David Lee Roth and Elton John were both over the top when it came to performing, yet, each performer used his show as an extension of his personal life. Roth honed his craft in the streets of Los Angeles (Pasadena, to be exact), so he was a bit crude and aggressive—even as a person. Possessed with a raspy Louie Prima-type voice and a very limited vocal range, Diamond Dave let his real life animal magnetism do the talking for him.

Wearing outrageous costumes was nothing new for Elton John. Much of this performer's charm was in the way he sang his songs. The quality of the voice and the emotion-charged sentiment of the actual performance gave John a rare blend of talent and charisma. The costuming was the gravy here; the extra bonus for coming to see him live.

Bruce Springsteen is a throwback to Buddy Holly—no stage outfit, a basic Everyman appeal—but The Boss is for real. His simple boy-next-door charm works. He'll sweat, he'll party, he'll play all night long, if you let him. Kinda like what we would do, given the chance.

And what is there left to be said about KISS or Michael Jackson? Fashion. Music. Stage show. Put it all together and throw it in your face and it spells Charisma ten times over!

But do not make the mistake of assuming that because someone is successful if follows that he has charisma. No, not true. Remember just a few years back when Alternative music was the Flavor of the Month? Well, where are these bands now? Have any of these Alternative acts made any kind of lasting impression on you or on music, for that matter? Are these guys future Rock 'n' Roll Hall of Fame inductees? I think not.

So, how does this story help you? What can you do to become more charismatic, more appealing, more magical, more magnetic?

1. BE YOURSELF.
I know this will sound stupid and obvious, but nobody else is you. Nobody else has what you have. Hey, that makes you unique, right? You bet! So why not use it? How can you be charming and magical if you're always trying to be something or someone else?

2. DON'T HIDE THE THINGS THAT MAKE YOU DIFFERENT.
Take advantage of them; flaunt them. Buddy Holly's glasses, Jon Popper's girth, Mel Tillis' speech impediment, are all unique features that make these performers immediately recognizable and add to their charisma and charm. What you see is what you get!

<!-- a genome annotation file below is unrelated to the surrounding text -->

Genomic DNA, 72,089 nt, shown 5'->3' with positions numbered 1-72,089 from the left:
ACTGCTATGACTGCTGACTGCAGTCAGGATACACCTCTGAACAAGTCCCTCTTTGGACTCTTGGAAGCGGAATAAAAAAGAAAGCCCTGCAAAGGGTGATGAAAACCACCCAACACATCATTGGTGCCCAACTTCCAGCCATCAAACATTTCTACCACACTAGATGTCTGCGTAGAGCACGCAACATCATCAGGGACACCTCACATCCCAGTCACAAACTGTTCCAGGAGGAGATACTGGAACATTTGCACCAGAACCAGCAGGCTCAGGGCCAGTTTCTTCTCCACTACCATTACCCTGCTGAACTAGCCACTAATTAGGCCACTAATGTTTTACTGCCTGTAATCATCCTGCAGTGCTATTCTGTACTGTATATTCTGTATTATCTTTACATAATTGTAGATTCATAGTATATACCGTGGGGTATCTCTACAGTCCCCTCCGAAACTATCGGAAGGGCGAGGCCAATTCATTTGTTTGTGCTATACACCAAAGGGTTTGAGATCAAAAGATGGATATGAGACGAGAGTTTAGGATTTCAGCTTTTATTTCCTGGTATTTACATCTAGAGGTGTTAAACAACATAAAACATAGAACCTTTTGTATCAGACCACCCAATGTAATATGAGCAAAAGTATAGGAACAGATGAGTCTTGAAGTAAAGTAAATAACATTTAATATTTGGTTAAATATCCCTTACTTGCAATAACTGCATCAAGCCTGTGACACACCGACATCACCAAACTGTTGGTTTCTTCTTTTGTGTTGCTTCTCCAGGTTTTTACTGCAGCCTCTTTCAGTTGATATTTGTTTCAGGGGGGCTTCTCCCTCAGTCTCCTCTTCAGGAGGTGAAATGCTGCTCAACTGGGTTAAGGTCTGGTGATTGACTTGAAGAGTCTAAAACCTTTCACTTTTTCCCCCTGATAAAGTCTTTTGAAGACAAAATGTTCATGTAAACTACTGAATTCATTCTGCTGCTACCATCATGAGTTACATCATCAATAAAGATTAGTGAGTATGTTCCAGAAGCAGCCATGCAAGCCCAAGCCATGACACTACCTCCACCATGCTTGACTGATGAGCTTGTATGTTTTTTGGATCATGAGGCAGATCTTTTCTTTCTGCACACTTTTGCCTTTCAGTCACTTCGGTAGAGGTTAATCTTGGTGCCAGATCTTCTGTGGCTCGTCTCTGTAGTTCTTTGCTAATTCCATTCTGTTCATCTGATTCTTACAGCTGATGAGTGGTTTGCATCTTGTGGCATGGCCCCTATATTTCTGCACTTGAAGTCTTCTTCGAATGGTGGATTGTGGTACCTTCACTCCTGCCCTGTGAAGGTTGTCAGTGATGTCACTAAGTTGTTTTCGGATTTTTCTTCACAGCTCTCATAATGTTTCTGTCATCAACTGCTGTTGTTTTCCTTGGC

3. MAKE YOUR SPECIAL GIFTS STAND OUT.
This will make you less self-conscious and more at ease. It is not easy to come to terms with the fact that you are fat—especially in the Rock world. But once you can admit that even though you are fat, you're still a kick-ass performer and songwriter, you can get to the job of being real.

4. DON'T BE AFRAID TO MAKE MISTAKES OR HAVE PEOPLE LAUGH AT YOU.
Most of the Rock icons mentioned in this story were ridiculed. People laughed when Elvis gyrated his pelvis. They insulted Boy George for his homosexuality and his outlandish costumes. They burned John Lennon's records because of his appeal to the youth of the world and his sharp, snappy wit. Today, we still get a chuckle from watching performance footage of Little Richard.

Many of today's newer performers are exciting to watch. Nobody will argue that Limp Bizkit doesn't put on an awesome, action-packed live show. Or that Korn doesn't tear the house down in concert. But are these charismatic performers or merely performers putting on an exciting show? There's a world of difference. Garth Brooks' charisma transcends his live performances. His magnetic, magical personality is apparent whether playing live or at a quaint, dinner spot. You do not turn charisma on and off. I wonder if the same can be said of Fred Durst, for example?

As you traverse the waters of the music business over the next few years, remember that musical styles will come and go. Radio formats will change. People's tastes will vary from one week to the next. Talent will always remain but a single element of success, and charisma, a very essential part of that mix.



From the forthcoming book, Get Smart!: Essential Tips for Success in the Music Industry by Kenny Kerner. His current book Going Pro, is available at all bookstores and at Amazon.com.

About Kenny Kerner:

Discovered and produced KISS. Also produced albums for Gladys Knight, Jose Feliciano and Badfinger. As a publicist, he represented Michael J. Fox and Jay Leno. Was the former Senior Editor at Music Connection Magazine and wrote a best-selling music education book called "Going Pro" Kerner is currently the Director of the Music Business Program at Musicians Institute in Hollywood. Specialties include Personal Management, Artist Development and Music Business.

Kenny Kerner
Musicians Institute
Director / Music Business Program
(323) 860-1122
Fax: (323) 462-6508
kennyk@mi.edu